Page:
Pottery, the early years.
If you read my “about me”, you know that found my passion for pottery by molding a model of the pentagon in my cosmetology class.
Amazingly, it took me a very long time to connect my passion for creating with the career of making pottery. At first I thought my calling was being a sculptor. So I went to an art school and signed up for a 7 semester program in sculpting! My friends all backed me up on this new found passion of mine, they said it was a lot better of a choice then Cosmetology.
At the time, I was skeptical. Cosmetology was all i knew, and i was uncertain if i could bring out this creative demon inside me that I had only unleashed once in the past.
Regardless, I knew I had to try. Long Story short, art school sucked. Cramped between tree hugging hippies and arrogant over talented snobs I always felt like a stranger in the classroom.
got this photo from: www.themetropolist.com…
Even worse, All I knew was makeup, and these guys had vision, they new what they wanted, where they were going and what they were working with.
I was just following a hunch, that I might be the Leonardo DaVinci of sculpting. I was not. Sculpting is hard, and to this very day I absolutely hate it. For the first few weeks I was always cutting away too much of my pieces or cracking them, while everyone around me discussed which style of this and which look and texture they wanted and the best way to achieve the desired effect and whatnot. It was not long before my teacher had given up on me. She ended up just pretending like I wasn’t even there… which didn’t bother me much.
I had given up on myself too. My end of year project looked like a sandcastle made from a single mold by a toddler that had collapsed in on itself. My parents were funding my career at the time, but didn’t know of my failure. I told them a lie about my fictional girlfriend in my class who I broke up with for some heartbreaking reason and that I couldn’t stand seeing her in pain everyday so I, in my infinite generosity and selflessness left the program so she could continue and pursue her career.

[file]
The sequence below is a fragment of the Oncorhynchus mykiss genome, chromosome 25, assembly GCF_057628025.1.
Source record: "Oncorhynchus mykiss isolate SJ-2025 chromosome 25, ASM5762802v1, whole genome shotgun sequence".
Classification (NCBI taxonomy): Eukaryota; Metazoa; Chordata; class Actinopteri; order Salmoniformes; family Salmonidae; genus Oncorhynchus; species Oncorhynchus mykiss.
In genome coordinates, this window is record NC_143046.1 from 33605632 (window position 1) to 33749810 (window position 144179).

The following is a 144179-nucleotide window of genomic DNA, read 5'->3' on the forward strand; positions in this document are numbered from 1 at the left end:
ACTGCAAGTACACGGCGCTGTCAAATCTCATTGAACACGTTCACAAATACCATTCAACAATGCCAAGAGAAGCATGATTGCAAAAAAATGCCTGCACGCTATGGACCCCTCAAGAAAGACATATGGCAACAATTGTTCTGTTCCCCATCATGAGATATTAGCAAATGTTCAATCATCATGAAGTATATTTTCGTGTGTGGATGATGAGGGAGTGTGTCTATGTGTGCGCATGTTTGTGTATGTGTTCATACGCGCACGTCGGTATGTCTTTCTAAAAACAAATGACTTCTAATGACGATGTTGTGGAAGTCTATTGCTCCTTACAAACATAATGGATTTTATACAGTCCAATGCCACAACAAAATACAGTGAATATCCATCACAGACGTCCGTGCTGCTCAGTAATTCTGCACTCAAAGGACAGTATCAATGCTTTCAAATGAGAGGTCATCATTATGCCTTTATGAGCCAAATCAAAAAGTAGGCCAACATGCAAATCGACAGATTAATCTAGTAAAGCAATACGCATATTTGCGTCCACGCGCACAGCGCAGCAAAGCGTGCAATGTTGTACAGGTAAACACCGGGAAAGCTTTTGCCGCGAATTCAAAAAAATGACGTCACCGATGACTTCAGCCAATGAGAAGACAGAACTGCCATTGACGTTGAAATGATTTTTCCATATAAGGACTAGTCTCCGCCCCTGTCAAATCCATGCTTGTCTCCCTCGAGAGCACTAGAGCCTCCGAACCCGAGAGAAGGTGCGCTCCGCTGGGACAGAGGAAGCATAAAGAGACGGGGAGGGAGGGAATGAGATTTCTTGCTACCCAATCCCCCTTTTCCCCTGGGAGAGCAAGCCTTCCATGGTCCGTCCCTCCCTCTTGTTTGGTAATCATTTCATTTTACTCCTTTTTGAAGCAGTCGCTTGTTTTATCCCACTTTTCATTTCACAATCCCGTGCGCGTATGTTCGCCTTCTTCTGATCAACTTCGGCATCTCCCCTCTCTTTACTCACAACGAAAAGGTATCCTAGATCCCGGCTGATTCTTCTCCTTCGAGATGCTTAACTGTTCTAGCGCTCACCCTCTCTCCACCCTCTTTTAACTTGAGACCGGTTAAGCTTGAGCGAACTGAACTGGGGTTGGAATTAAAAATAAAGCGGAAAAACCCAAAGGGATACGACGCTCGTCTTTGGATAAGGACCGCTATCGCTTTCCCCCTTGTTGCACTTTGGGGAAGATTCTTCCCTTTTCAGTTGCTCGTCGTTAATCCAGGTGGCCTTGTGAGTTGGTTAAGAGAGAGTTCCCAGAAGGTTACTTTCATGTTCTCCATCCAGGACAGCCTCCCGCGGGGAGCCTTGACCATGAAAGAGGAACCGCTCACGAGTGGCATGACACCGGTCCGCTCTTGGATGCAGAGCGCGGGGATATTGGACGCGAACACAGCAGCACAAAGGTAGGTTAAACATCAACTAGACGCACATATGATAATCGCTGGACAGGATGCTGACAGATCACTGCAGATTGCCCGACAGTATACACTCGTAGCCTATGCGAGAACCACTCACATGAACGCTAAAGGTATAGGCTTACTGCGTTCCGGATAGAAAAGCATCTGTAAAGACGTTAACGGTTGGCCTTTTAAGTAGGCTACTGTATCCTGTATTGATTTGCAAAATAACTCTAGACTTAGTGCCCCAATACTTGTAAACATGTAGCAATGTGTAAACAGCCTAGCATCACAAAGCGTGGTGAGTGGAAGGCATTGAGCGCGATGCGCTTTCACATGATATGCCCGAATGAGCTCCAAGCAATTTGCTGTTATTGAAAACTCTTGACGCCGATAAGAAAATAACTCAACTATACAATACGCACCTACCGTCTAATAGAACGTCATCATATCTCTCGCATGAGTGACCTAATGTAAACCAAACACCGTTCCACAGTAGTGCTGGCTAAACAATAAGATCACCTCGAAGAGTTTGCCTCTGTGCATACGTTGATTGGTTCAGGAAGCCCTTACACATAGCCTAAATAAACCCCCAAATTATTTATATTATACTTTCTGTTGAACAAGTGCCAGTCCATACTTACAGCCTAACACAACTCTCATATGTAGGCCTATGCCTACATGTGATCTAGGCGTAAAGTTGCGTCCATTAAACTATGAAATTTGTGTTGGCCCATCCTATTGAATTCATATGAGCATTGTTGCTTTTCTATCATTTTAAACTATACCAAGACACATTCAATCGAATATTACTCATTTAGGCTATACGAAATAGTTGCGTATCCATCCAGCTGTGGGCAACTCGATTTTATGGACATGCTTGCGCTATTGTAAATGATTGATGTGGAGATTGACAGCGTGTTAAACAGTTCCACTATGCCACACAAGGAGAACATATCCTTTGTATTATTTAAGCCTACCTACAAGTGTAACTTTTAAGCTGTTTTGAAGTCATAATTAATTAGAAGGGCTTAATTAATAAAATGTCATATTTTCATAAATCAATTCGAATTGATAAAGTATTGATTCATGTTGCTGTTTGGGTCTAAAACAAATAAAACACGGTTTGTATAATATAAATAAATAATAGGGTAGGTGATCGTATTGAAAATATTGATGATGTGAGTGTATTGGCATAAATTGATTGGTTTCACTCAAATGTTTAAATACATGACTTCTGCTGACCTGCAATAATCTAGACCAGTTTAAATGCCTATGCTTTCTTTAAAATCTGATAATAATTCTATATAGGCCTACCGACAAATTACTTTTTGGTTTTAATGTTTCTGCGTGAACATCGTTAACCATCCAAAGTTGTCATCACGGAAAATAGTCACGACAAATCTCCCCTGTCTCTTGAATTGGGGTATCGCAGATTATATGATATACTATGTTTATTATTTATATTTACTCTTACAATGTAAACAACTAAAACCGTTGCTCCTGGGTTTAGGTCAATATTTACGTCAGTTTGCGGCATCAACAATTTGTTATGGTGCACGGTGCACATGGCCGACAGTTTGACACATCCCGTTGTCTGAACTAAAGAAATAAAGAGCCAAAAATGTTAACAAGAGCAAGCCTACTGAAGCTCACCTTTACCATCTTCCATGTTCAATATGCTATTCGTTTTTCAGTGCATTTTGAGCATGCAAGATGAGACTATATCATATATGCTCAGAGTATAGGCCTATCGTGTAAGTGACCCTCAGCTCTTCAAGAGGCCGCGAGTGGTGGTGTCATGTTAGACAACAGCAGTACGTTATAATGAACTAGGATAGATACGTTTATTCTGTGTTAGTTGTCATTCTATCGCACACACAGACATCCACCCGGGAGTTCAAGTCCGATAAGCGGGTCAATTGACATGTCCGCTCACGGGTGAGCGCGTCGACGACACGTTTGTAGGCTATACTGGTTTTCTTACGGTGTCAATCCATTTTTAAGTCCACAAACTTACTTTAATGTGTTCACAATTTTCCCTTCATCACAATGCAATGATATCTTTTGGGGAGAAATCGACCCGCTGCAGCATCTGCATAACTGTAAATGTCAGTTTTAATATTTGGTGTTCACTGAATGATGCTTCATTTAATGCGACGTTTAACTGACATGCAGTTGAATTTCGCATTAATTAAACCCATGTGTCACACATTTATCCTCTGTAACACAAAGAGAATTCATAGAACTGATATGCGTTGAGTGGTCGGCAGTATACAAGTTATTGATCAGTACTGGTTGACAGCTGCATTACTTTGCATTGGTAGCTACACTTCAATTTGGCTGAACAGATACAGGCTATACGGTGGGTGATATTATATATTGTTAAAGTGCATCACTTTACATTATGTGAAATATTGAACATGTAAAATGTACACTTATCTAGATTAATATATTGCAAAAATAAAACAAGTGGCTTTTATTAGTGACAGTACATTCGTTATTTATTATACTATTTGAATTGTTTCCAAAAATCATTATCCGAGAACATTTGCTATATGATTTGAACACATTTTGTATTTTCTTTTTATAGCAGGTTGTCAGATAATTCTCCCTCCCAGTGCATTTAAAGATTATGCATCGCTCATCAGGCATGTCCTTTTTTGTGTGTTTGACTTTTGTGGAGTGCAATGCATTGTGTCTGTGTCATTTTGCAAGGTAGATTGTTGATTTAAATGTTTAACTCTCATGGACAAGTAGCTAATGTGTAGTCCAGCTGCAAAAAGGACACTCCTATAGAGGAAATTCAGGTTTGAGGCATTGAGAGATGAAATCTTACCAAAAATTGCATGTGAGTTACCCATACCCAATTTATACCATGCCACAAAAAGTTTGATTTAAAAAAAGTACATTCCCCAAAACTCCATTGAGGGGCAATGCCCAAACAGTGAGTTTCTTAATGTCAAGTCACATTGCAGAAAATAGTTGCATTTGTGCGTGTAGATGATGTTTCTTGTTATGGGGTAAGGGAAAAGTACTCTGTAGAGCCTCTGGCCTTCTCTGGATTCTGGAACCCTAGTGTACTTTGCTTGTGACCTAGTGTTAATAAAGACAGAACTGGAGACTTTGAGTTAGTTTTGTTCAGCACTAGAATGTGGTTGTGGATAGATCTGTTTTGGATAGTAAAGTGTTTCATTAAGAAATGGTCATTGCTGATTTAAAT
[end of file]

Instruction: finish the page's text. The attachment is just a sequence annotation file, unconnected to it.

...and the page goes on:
My dad said something like “What?! don’t let no woman stand in the way of your future!
Sometimes you gotta be selfish! Look what happened to me when I put my life on hold for your mother? Im 54 and I haven’t in my life left Arkansas state borders!” to which my mom responded by hurtling a sandal at his face and telling me that I did a noble thing and she is proud that her son is such a gentleman.
Well that was that. My dream of making the passion I thought I had a career went down the drain, along with all my disfigured sculptures, which my father did not appreciate removing from the toilet when they eventually flooded the whole house. Luckily for me, my sculptures sucked so bad that he didn’t really see them as art but as some very strange fungus.
Got off the hook there. It was summertime and my dad forced me to get out of my room and away from my tv and computer and do some work. So I went around the neighborhood mowing lawns in the blazing heat, hating every minute of it. It was during this time that I finally found the missing link to my creativity!